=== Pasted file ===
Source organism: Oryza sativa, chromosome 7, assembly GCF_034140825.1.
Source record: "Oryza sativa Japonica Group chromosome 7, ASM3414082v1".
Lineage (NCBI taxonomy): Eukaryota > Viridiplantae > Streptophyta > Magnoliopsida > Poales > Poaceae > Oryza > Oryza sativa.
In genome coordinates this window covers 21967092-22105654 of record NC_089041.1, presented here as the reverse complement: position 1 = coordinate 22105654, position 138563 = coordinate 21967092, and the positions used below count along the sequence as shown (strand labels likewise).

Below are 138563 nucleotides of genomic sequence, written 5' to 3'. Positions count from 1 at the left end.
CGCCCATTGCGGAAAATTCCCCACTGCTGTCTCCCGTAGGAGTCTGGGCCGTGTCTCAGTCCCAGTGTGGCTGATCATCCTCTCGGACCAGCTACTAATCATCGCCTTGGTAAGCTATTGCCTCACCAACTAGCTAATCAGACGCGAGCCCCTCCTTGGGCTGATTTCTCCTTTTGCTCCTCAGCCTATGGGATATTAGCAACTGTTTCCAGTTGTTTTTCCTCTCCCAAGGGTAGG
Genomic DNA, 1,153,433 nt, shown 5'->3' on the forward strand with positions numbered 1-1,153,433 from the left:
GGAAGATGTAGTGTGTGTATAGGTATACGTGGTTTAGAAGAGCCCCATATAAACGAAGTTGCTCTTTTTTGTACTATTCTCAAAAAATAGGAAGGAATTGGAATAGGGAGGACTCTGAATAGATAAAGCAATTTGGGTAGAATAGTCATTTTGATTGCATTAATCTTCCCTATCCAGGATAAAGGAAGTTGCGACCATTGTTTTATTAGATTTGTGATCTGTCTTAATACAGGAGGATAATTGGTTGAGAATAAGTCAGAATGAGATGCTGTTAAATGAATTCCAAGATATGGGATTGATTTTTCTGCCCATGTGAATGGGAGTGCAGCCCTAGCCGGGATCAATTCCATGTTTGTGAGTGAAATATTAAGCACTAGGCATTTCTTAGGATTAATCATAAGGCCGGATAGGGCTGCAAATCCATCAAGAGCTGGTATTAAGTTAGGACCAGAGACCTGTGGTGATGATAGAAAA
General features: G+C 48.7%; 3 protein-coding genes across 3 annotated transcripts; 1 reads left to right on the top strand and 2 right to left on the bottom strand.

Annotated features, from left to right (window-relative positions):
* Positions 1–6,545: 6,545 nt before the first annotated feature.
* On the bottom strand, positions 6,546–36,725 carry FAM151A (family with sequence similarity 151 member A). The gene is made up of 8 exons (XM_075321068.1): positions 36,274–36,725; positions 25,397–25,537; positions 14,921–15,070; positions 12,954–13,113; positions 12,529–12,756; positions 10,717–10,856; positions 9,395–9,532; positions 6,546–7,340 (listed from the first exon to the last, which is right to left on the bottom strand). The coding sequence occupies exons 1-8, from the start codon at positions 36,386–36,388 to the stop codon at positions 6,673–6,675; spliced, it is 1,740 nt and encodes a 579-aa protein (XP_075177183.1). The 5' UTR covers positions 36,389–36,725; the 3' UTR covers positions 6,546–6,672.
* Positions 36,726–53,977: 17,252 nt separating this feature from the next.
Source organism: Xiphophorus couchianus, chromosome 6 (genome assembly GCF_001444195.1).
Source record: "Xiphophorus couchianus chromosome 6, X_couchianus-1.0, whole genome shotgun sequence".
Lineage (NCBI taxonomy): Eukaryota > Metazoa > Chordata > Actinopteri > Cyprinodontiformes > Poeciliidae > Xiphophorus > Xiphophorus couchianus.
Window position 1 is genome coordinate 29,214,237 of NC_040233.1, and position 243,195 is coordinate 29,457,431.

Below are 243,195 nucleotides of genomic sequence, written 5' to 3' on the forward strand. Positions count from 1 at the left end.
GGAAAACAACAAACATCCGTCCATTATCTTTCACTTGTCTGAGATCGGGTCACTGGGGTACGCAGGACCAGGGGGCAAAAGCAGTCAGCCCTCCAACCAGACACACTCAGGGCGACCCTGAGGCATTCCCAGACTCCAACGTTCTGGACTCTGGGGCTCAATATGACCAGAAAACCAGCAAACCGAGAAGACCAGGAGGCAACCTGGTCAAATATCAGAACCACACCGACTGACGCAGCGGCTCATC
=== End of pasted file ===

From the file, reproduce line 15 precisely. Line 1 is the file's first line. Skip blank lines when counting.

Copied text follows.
Source record: "Xiphophorus couchianus chromosome 6, X_couchianus-1.0, whole genome shotgun sequence".